No “Clawback” of Lifetime Gifts Exceeding the 2017 Estate Tax Exemption Amount

No “Clawback” of Lifetime Gifts Exceeding the 2017 Estate Tax Exemption Amount

Important information previously provided to our Wealth Management & Advisory Services financial planning clients:

Some good news just came in for those who have an estate that may be potentially subject to federal estate and gift taxes. You might recall that the Tax Cuts and Jobs Act doubled the lifetime federal estate and gift tax exemption from $5,000,000 per person in 2017 to $10,000,000 per person in 2018 (those amounts were also inflation adjusted so the current amount in 2018 is actually $11,180,000). This exemption is going to increase to $11,400,000 per person in 2019.

Most estate and financial planners have been counseling clients to make large gifts to family to take advantage of this increase in the lifetime federal tax exemption. But many were fearful that when this doubling provision expires in 2026, and the exemption is set to revert back to half this amount, the IRS may make people pay gift taxes on the extra amount that they gave during the period of the higher exemption. As such, some individuals have been reluctant to move forward with such large gifts.

The IRS recently came out with proposed regulations that say they will not claw back the gifts a person makes during lifetime that exceed the old federal exemption amount. So, they are basically giving people of that wealth a free pass to move assets away before 2026 without fear of being taxed.

For example, if an unmarried individual made post-1976 taxable gifts totaling $9 million, all of which were sheltered from gift tax by the cumulative $10 million in basic exclusion amount allowable on the dates of the gifts, and the individual dies after 2025 when the basic exclusion amount is back to $5 million, this special regulation would allow the tax exempt amount to be based on a basic exclusion amount of $9 million (under Proposed Regulation Sec. 20.2010-1(c)(2)).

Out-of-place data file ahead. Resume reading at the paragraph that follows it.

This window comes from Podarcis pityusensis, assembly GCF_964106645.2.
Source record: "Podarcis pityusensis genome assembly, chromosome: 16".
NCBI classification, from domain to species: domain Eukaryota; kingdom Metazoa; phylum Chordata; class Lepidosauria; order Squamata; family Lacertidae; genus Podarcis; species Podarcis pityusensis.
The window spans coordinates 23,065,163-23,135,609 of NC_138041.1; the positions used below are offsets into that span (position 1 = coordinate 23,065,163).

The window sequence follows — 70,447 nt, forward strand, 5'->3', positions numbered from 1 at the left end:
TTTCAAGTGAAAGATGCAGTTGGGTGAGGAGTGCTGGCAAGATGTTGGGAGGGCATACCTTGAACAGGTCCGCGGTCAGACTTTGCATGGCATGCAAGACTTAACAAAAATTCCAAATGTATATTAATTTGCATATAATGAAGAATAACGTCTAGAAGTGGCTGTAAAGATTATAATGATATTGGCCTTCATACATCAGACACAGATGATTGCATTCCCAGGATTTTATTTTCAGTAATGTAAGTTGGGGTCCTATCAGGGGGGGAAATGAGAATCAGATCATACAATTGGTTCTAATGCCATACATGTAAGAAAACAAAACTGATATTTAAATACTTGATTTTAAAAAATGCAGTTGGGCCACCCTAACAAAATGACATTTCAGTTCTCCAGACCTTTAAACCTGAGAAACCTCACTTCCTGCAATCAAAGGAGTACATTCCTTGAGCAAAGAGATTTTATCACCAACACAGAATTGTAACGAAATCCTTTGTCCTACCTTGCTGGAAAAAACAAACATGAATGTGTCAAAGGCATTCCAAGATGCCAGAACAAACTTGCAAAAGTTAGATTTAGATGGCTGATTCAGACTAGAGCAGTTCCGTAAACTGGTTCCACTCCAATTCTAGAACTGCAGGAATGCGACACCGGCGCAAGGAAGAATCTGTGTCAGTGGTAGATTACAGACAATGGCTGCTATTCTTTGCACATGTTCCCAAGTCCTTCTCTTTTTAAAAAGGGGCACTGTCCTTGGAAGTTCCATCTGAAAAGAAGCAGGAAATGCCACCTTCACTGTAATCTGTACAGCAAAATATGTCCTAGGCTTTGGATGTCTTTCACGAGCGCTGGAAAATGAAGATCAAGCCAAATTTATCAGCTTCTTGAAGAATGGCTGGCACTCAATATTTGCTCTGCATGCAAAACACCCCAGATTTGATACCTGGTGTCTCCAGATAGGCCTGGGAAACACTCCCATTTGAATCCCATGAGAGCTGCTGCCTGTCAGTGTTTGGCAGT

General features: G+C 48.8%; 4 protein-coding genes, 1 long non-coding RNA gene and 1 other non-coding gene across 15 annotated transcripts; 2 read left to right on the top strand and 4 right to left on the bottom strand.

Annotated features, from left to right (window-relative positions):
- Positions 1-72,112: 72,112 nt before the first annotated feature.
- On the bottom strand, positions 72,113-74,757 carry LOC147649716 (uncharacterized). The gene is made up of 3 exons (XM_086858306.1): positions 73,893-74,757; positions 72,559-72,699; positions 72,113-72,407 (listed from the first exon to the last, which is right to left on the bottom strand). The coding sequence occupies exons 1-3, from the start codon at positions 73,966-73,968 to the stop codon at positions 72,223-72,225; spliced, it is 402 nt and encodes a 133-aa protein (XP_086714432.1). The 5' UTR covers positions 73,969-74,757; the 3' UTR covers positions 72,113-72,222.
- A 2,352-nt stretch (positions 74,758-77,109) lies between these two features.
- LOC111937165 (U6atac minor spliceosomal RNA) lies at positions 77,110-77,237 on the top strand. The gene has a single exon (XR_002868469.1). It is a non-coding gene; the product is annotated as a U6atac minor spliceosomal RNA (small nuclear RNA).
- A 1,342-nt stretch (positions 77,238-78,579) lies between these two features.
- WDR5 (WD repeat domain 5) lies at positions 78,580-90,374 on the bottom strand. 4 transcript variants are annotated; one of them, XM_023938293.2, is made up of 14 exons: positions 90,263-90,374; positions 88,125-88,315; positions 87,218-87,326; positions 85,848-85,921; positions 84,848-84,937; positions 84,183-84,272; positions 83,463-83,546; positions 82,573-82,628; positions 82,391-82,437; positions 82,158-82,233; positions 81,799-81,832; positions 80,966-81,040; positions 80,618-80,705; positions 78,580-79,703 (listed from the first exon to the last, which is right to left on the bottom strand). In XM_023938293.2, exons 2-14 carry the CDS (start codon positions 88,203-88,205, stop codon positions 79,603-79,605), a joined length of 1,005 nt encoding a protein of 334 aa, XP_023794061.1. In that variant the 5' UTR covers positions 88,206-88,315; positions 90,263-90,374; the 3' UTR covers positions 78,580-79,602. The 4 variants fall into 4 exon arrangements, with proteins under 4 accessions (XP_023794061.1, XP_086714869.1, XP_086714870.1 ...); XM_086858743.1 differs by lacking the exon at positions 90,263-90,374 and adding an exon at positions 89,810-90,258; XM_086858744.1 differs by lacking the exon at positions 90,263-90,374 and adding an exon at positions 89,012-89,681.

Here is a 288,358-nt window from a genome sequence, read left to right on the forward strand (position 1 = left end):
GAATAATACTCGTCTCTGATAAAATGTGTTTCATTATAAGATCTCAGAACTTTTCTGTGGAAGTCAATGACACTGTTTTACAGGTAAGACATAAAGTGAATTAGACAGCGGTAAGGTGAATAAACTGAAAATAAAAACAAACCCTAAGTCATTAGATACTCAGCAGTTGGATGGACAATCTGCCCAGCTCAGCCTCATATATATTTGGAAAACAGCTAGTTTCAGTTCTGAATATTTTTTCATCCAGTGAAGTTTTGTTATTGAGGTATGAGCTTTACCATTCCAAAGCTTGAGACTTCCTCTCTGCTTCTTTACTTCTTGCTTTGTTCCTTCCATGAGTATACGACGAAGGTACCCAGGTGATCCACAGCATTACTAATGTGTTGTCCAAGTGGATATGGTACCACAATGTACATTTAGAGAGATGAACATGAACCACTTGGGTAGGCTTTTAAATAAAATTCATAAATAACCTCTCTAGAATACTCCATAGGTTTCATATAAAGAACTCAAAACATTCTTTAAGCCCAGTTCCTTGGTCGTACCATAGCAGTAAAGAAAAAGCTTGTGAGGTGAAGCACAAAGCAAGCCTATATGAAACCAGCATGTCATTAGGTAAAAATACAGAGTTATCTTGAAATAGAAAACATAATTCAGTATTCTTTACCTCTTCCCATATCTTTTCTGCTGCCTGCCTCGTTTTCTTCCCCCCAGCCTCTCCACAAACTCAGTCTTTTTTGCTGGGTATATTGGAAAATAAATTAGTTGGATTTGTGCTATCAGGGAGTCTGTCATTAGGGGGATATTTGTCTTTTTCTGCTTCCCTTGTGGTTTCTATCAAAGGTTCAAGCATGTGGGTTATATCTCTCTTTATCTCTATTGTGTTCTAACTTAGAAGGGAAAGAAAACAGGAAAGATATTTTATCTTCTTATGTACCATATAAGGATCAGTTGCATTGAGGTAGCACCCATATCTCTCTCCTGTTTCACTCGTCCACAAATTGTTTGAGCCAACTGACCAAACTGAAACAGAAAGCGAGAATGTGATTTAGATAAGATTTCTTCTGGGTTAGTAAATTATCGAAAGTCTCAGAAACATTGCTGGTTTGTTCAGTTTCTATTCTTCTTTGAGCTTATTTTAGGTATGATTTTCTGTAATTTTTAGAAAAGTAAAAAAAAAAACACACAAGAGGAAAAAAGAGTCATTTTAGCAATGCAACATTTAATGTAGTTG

Great news for those in need of transferring large amounts out of their estates!

These proposed regulations are open for comment and the rules will be effective when finalized. We will do our best to keep our clients up to date if this IRS position changes. Also remember that Washington and Oregon have separate state estate tax regimes yet no gift tax. So be sure to speak with someone who can address the impact of this clawback rule to your state tax rules.

If you have questions about how this new information may affect your personal situation please feel free to contact your Wealth Management & Advisory Services Relationship Manager.

And as always, this does not constitute legal or tax advice – please reach out to your legal advisors before executing any tax strategy.

The views or opinions in this article are those of the author and do not necessarily represent the views of Washington Trust Bank or senior management. Washington Trust Bank believes that the information used in this blog was obtained from reliable sources, but we do not guarantee its accuracy. Neither the information nor any opinions expressed constitutes a solicitation for business or a recommendation of the purchase or sale of securities or commodities.

About The Author

As Vice President and Senior Wealth Advisor, Greg provides financial analysis to high net worth individuals. He is the author of several articles for various publications and nonprofit organizations on estate and financial planning subjects.